• More Time – Nashville Classical has an extended school day, similar to the district’s other Title I schools. The longer day allows for students to receive 3.5 hours of reading instruction daily, with literacy embedded in the teaching of other subjects such as science, social studies and math, as well.

  • Text Selection –  Students in all grade levels read from a collection of great literary works, intended to enrich their vocabulary, cultural awareness, and background knowledge.

  • Professional Development – Teachers at Nashville Classical spend 15 days on professional development before the start of each school year and participate in weekly professional development sessions, practicing lessons, studying video, and analyzing student work.

  • Joyful Rigor – Every classroom features its own library with more than 300 books for students to bring home each evening and teachers use songs, chants, and dramatic read-alouds to keep students on the edge of their seats.

  • Direct Instruction – In early grades, students receive individualized phonics instruction through a centers-based, small group instruction model. Students study sounds first and then letters, building phonemic and phonetic awareness.

  • Data Driven Instruction – Student performance and growth is closely monitored throughout the year, using a variety of rigorous monitoring tools. Students who are falling behind or transfer into the school mid-year receive immediate interventions and support.

 

And they are not stingy with their best practices!

Congratulations Mr. Friedman and all the teachers, staff members, and families of Nashville Classical! For more information on Nashville Classical and its testing results, go to their social media sites by clicking →→→ Facebook, Twitter, and Instagram.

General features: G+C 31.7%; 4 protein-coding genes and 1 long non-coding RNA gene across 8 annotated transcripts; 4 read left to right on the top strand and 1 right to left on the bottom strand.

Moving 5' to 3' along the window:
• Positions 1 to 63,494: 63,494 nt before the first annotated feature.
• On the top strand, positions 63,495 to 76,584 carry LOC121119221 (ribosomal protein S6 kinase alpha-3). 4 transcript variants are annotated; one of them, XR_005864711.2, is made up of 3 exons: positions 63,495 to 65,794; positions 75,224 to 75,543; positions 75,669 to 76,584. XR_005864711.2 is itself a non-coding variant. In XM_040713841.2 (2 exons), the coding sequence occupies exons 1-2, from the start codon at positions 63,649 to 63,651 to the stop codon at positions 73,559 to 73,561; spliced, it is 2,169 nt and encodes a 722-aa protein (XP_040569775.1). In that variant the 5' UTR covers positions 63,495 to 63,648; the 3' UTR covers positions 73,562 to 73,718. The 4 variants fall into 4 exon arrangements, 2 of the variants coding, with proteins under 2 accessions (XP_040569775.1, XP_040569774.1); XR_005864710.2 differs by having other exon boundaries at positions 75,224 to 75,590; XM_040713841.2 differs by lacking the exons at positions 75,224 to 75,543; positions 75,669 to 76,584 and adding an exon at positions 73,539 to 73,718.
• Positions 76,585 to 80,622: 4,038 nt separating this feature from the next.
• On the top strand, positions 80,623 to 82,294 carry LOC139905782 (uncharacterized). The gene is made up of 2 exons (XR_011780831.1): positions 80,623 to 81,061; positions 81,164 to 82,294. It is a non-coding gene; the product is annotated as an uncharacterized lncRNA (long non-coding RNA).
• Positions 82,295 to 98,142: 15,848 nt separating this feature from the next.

And, finally, the best illustration of #flipthescript…

NC Founding Class

From the bottom of my heart, thank you.

Commissioner McQueen Celebrates Innovation and Calls Out Culture Issues While On Capitol Hill

Note: I wrote this before the news that less than 6% of Tennessee’s 3rd-8th graders are meeting the state’s reading standards. Currently, I am in a RESIST state of mind, but the commissioner’s testimony on Capitol Hill is still worth sharing.


Maybe I need a life or maybe you should stop judging me, but I thoroughly enjoyed Commissioner Candice McQueen’s testimony to a group of senators on Capitol Hill in Washington, D.C. Dr. McQueen was invited to speak about Tennessee’s exemplary Every Student Succeeds Act (ESSA) plan submitted in April and approved in August.

At the start of her testimony (at 29:28), Commissioner McQueen rightly and not so timidly points out that Tennessee’s strategic plan Tennessee Succeeds was ESSA plan before ESSA was even a thing. And with that, the Tennessee commish’s “just sayin’” moment set the tone for the remaining ninety-five minutes.